Why is Haiti Poor? Reparations for Haiti Now!
When Haitian forces led by Toussaint L’Ouverture defeated the French, and Haiti became an independent republic in 1804, France, the US, and Canada refused to recognize the new government and placed an embargo against trade with Haiti. The reason? Haiti had stolen France’s “property” when it freed the slaves. To survive, Haiti eventually agreed to compensate France’s slaveholders, and in addition to bankrupting its treasury, was forced to borrow money from French banks to make the first payment. So, the new republic began life crippled by terrible debt and beholden to the bankers of France—a nation whose prosperity derived in part from the sugar plantations and slave labor of its former colony.
Haiti is often described in the media as “the poorest country in the western hemisphere,” but as Peter Hallward notes in a 1/13/10 article in The Guardian, “This poverty is the direct legacy of perhaps the most brutal system of colonial exploitation in world history, compounded by decades of systematic postcolonial oppression.”
The 19-year occupation by US Marines ending in 1934, US support of the notoriously brutal dictators “Papa Doc” Duvalier and son, the recent US assisted removal of the popularly elected president Jean-Bertrand Aristide—all have prevented Haitians from governing their own country for their own benefit.. The result? Hallward again: “Haiti is now a country where, according to the best available study, around 75% of the population ‘lives on less than $2 per day, and 56% – four and a half million people – live on less than $1 per day’.”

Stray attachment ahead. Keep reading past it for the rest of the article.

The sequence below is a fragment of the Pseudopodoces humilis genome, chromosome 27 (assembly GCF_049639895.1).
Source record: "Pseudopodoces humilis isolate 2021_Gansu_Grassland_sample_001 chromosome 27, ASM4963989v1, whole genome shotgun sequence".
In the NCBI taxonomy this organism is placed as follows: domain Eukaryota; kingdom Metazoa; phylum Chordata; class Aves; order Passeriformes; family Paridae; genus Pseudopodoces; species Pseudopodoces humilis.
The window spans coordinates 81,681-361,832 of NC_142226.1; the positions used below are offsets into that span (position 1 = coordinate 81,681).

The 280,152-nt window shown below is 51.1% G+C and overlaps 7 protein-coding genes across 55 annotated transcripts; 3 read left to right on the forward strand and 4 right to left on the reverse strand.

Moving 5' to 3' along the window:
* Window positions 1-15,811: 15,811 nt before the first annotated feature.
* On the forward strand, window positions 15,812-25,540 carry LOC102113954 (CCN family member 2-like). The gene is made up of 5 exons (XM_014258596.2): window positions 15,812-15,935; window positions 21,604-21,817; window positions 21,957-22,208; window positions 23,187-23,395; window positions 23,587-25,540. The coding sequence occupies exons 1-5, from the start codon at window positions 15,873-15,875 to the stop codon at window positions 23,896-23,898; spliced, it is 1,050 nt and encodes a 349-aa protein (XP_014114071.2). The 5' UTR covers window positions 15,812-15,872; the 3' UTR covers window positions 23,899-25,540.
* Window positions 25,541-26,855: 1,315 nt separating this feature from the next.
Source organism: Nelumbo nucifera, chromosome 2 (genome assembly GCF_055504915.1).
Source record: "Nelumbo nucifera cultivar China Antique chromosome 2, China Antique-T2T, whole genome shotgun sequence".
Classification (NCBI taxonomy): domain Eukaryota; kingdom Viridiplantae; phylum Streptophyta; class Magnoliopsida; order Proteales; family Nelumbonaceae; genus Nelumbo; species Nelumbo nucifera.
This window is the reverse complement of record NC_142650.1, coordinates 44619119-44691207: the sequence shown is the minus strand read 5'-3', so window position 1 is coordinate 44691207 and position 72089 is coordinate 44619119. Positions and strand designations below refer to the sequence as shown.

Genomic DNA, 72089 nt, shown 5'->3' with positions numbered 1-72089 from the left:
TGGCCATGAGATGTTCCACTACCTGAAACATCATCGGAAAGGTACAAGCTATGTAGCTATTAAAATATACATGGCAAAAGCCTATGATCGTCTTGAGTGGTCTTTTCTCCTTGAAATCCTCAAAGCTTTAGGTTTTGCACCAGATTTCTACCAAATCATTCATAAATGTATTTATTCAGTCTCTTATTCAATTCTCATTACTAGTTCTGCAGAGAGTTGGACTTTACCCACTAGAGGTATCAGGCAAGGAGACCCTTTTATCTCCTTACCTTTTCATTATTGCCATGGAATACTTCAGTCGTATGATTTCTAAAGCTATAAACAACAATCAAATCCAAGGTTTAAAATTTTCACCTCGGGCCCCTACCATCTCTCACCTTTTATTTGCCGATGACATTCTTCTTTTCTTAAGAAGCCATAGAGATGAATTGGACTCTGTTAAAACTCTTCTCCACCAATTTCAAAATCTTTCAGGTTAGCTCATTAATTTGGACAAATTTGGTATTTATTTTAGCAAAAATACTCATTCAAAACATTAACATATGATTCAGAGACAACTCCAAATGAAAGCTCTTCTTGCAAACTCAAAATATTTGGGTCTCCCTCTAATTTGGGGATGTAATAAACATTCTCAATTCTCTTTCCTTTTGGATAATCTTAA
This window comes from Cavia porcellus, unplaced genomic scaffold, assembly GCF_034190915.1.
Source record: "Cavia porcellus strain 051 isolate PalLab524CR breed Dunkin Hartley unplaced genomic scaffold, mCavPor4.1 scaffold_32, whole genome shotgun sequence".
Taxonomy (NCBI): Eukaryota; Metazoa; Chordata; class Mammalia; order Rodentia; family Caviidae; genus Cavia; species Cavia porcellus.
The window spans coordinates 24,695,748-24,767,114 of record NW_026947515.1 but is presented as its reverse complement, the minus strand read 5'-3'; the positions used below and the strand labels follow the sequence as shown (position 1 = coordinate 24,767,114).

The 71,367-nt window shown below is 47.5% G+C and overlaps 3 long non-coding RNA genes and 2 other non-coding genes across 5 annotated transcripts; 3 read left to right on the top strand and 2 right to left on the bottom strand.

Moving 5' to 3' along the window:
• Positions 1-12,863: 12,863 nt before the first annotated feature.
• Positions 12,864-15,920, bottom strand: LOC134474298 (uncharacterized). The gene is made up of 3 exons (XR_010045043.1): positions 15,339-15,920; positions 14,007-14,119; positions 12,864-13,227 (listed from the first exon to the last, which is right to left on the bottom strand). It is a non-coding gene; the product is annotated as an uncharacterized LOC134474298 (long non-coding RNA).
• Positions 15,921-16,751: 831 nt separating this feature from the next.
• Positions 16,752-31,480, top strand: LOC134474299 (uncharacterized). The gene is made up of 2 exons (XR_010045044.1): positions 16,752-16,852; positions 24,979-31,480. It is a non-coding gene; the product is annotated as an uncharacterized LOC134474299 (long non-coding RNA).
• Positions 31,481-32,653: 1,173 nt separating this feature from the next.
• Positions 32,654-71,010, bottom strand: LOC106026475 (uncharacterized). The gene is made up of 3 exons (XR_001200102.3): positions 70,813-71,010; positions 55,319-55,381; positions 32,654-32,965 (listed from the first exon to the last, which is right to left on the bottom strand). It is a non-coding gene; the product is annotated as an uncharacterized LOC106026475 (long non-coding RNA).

Since the 1970s, US dumping of cheap foodstuffs has forced tens of thousands of small farmers off their land and into urban areas. They lived in substandard housing on steep deforested hills. Most of them are now dead. Their houses collapsed and slid down the treeless hills on January 12.
It did not have to be like this. Earthquakes are a fact of nature, but the decimation of Port-au-Prince was caused by human hands—criminal hands, reaching back 200 years. The Haitian people are long overdue for compensation.
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